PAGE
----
Record high grain prices have been driving up interest in alternative feeds such as sprouting barley for the purpose of animal fodder. A number of companies have devised systems for automated and semi-automated production in the global barley market. A few of these have been installed (or are in the process of being installed) on farms in the American Midwest. The idea of sprouted fodder is not new. There are historical references of sprouting grains for fodder dating back to the 1600s. The engineering and technology that makes it economically competitive when compared to other feeding options is relatively new, though. Consistent heat, moisture and light are the critical components required to make sprouted fodder work. Greenhouses have been used to produce sprouts, but these are quite expensive and difficult to control heat and humidity. Greenhouses are not a consistent method of reliable fodder production.
A true transformation of sprouted barley fodder as an animal fodder is largely due to LED and high-efficiency fluorescent lighting and affordable climate control systems. LED lighting is particularly energy efficient with a minimal amount of excess heat generated. While LED lights are more expensive upfront, they are much more long-lasting and do not lose their output over time. Most of the advancements in sprouted barley fodder can be credited to Australia – several systems used globally are based on their designs. During Australia’s frequent droughts, valuable nutrition is provided by barley fodder when fresh pasture is unavailable. In the United States, sprouted barley fodder is used to replace protein supplied by dry grain. It can also be useful in the non-pasture season to supply fresh forage to the livestock.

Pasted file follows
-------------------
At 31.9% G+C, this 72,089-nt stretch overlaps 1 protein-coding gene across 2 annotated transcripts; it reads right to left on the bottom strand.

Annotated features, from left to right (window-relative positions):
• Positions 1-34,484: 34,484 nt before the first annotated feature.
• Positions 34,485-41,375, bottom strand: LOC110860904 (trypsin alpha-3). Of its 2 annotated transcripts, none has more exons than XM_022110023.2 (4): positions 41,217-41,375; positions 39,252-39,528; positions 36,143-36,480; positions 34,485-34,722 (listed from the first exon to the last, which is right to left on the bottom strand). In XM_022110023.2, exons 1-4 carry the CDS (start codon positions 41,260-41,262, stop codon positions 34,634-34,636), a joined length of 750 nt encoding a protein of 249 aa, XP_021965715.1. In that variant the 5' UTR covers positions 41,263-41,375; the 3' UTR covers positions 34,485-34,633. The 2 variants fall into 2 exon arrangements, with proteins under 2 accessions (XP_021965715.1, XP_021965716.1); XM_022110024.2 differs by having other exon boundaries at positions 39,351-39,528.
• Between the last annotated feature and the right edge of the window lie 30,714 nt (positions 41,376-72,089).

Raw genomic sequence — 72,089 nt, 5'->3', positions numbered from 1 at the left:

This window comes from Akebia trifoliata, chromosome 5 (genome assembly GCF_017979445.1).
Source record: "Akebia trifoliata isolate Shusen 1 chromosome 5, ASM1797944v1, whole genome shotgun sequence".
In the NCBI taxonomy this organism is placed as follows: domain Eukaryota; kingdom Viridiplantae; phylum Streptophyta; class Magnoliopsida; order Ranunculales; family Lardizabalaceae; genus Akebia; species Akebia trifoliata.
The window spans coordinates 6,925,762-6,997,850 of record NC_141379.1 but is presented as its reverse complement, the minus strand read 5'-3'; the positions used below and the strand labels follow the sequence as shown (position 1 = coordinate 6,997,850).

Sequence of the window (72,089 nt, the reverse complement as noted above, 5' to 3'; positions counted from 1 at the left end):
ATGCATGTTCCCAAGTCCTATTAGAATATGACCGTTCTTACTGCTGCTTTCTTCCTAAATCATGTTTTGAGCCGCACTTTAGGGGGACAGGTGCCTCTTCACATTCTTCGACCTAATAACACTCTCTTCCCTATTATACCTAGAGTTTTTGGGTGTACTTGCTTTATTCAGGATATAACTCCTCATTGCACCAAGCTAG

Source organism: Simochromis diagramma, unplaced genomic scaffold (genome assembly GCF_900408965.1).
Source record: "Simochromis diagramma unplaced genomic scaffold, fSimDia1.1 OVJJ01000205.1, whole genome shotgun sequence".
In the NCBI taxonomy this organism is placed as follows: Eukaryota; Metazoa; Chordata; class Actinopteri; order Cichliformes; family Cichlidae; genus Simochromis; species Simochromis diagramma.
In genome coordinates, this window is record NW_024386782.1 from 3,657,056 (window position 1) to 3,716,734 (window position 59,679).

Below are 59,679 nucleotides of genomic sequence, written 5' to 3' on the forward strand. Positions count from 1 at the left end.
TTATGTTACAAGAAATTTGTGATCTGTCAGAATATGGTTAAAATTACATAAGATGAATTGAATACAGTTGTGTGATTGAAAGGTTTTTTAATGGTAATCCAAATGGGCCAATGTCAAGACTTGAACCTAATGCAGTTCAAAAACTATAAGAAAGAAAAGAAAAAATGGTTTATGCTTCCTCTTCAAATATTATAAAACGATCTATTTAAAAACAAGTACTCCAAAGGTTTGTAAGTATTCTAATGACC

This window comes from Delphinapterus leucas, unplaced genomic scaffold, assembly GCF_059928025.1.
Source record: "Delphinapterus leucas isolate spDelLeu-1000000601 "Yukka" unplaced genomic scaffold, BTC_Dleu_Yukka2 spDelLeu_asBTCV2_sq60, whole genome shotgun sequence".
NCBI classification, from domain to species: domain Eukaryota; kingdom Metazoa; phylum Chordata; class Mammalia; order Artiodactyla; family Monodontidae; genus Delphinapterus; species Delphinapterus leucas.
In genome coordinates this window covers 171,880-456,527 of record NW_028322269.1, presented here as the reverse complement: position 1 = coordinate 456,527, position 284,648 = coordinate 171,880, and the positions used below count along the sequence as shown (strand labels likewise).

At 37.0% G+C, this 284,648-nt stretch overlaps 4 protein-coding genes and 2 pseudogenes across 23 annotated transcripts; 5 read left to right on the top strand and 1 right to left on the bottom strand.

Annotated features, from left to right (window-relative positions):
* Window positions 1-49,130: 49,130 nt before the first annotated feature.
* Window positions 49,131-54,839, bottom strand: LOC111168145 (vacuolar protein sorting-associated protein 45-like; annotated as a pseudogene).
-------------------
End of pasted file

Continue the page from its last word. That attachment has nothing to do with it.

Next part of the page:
Sprouted barley fodder is more nutritious than feeding grain as it has improved protein, starch and sugar. Most of the starch present in the grain is converted into sugar and this is better utilised than dry grain. Vitamin and mineral levels are significantly increased in hydroponically-sprouted barley than grain and are absorbed more efficiently as a result of lack of enzyme inhibitors. Sprouted barley fodder has very little dry matter and that is why a farmer must also provide dry hay while feeding it to livestock. However, it is not necessary for the hay to be of the highest quality.
Barley is preferred over smaller grains as it is the most nutritious and easy to grow as well as to store. To be used for sprouted fodder, the barley seed requires a high germination rate and has to be extremely clean. A standard rule of thumb is a yield of 1:7 i.e. a pound of barley seed should produce seven pounds of sprouted fodder. To sprout barley consistently, a farmer needs lighting of adequate brightness, a climate-controlled area, a rack and tray system, watering system and a soaking vat. The sprouting facility should be sized as per the total of sprouted fodder needed on a daily basis. Dairy cattle need approximately 20-40 pounds of fodder every day, depending on the roughage fed. Available systems range from four-sided units to permanent systems meant for feeding thousands of farm animals. Farmers are advised to work in tandem with specialists from sprouted fodder companies to design a customised system perfectly suited to their requirements.